Orthodox List of Heresies

by Tasha Brandstatter Google
Iconoclasm, or forbidding icons, has been heretical since the eighth century.

Iconoclasm, or forbidding icons, has been heretical since the eighth century.

Photos.com/Photos.com/Getty Images

A heresy is a belief or teaching that runs contrary to the accepted teachings of the church. Most heresies support parts of the church's doctrine while rejecting or reinterpreting other parts. Orthodox heresies can include secular laws and practices, beliefs regarding the nature of God and Jesus and even religious orders whose practices run counter to theological practices.

Iconoclasm

Iconoclasm literally means the breaking of images, or "icons." Religious images were very controversial in the early church, especially in the Byzantine Empire. Some people believed that icons, or images of Jesus, Mary and the saints, violated the prohibition in the Old Testament against idolatrous images. Proponents of icons said they were symbolic images that connected the viewer to the holiness of the subject, not idols. The Byzantine Emperor Leo III outlawed icons in 726. However, an ecumenical council was convened at Nicaea and iconoclasm was condemned in 787 and officially declared heretical.

Arianism

First proposed in the fourth century by Alexandrian presbyter Arius, Arianism purported that Christ was not divine, because God is a unique being that doesn't change and cannot be understood by human beings. Christ must therefore be only partially divine. Arius and his followers further argued that Christ, being human, could not have known or understood God. Early church leaders found this argument alarming and believed it turned Jesus into a demi-god and made Christianity into a polytheistic religion, because Arianism still supported the worship of Jesus though he was separate from God. Arianism was condemned as heretical at the Council of Nicaea in 325.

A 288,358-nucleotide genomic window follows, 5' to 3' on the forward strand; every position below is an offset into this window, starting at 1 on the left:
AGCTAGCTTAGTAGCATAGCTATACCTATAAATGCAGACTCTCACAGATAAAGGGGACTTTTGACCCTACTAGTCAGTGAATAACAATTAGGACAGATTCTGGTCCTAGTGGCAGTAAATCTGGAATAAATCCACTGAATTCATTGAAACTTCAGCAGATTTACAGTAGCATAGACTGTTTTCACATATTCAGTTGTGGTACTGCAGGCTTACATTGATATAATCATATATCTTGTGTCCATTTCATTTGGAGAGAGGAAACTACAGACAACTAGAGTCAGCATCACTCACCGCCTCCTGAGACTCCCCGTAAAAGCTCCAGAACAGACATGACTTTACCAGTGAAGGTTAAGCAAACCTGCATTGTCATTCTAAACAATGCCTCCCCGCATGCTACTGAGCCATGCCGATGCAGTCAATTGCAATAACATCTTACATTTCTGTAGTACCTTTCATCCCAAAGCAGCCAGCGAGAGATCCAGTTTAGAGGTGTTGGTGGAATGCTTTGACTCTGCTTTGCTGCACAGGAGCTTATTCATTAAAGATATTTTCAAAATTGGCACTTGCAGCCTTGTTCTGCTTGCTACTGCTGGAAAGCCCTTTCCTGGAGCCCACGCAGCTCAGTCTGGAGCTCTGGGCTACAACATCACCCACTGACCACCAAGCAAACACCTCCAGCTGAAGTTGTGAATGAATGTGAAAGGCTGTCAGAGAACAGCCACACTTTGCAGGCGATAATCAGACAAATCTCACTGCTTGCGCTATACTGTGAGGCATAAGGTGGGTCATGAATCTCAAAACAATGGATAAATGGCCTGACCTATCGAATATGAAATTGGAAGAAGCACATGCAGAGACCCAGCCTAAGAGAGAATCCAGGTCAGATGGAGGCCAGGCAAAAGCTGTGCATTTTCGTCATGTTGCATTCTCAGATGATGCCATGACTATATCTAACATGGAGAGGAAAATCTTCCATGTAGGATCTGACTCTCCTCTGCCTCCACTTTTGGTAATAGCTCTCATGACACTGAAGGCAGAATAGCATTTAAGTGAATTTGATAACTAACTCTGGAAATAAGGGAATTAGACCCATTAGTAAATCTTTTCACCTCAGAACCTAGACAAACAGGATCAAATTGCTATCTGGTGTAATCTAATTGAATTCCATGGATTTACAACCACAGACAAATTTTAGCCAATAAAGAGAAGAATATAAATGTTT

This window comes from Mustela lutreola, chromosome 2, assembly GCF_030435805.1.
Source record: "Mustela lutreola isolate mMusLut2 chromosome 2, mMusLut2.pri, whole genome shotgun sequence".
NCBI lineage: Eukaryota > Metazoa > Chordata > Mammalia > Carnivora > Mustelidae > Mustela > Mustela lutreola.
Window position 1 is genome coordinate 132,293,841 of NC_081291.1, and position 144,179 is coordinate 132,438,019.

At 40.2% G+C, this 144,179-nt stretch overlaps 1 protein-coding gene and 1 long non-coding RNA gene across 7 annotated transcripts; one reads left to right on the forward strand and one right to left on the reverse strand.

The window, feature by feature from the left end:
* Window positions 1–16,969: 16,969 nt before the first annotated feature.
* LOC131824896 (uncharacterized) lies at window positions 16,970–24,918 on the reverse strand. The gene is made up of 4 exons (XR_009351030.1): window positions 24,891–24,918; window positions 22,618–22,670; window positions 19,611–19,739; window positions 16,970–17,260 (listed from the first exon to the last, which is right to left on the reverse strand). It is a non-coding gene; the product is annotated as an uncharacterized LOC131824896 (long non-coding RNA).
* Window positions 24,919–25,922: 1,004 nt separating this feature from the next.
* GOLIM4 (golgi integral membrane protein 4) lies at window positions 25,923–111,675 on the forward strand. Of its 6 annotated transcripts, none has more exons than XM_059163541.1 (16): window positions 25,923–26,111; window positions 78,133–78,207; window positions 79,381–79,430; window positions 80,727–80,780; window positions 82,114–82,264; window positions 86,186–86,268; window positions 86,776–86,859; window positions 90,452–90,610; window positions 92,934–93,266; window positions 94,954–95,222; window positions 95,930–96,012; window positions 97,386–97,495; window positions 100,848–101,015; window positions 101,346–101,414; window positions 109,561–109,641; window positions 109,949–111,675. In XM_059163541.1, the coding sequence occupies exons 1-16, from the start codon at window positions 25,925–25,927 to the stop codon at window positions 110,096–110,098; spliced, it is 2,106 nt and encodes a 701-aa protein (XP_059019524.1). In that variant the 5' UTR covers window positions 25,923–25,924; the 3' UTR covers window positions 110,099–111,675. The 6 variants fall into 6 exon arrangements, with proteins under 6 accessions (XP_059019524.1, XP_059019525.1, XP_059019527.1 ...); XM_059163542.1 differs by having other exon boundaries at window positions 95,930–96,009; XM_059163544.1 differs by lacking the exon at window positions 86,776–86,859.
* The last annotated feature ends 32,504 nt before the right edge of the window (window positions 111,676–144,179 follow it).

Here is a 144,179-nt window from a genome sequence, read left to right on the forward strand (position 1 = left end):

Monophysitism

Monophysitism, meaning "one nature" in Greek, argues that Jesus has only a divine nature, as opposed to the Chalcedonian belief supported by the church that Christ has two natures, human and divine. There are two major types of monophysitism: Eutychianism, which holds that Christ's divinity completely obliterated his humanity and Apollinarianism, which believes that Christ did have a human body, but his mind was that of a deity. The eutychianism denomination of monophysitism developed in Egypt in the fifth century and was declared heretical at the Council of Chalcedon in 451.

Messalianism

Messalianism refers to overzealous behavior by monks. Originally it was an ascetic order that first emerged in Mesopotamia in the fourth century, where the members of the order practiced poverty, fasting and chastity. What made the order heretical was that they didn't practice the sacraments and claimed to see God with their own eyes. The order was fairly popular in the early church and spread throughout Asia Minor and Syria before they were declared heretical by the Third Ecumenical Council of Ephesus in 431.

About the Author

Natasha Brandstatter is an art historian and writer. She has a MA in art history and you can find her academic articles published in "Western Passages," "History Colorado" and "Dutch Utopia." She is also a contributor to Book Riot and Food Riot, a media critic with the Pueblo PULP and a regular contributor to Femnista.

Photo Credits

  • Photos.com/Photos.com/Getty Images